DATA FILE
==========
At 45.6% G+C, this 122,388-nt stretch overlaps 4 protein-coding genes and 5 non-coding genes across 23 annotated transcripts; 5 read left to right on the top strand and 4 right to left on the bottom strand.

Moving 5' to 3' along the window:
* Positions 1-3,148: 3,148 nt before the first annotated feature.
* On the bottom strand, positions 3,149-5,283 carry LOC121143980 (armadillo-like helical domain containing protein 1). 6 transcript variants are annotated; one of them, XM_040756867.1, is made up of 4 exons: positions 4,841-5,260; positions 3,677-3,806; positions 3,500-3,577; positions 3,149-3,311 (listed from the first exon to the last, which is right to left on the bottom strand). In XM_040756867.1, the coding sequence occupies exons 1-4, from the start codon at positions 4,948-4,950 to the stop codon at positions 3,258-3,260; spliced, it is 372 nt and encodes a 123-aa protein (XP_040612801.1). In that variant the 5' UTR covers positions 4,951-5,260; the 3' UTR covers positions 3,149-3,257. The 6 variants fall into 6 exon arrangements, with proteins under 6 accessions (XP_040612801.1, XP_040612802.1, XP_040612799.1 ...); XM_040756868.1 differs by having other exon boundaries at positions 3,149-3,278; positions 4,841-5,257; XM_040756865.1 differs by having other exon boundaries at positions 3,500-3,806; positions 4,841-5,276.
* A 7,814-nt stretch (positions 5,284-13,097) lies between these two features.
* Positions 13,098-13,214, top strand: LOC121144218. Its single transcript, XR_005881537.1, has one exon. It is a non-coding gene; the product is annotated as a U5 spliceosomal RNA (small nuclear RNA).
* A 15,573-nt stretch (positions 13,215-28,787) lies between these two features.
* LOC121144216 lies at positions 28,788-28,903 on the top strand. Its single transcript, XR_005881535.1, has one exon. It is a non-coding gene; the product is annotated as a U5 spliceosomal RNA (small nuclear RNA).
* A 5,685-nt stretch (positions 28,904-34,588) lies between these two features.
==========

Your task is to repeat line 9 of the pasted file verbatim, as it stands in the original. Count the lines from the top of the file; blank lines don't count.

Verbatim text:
* A 5,685-nt stretch (positions 28,904-34,588) lies between these two features.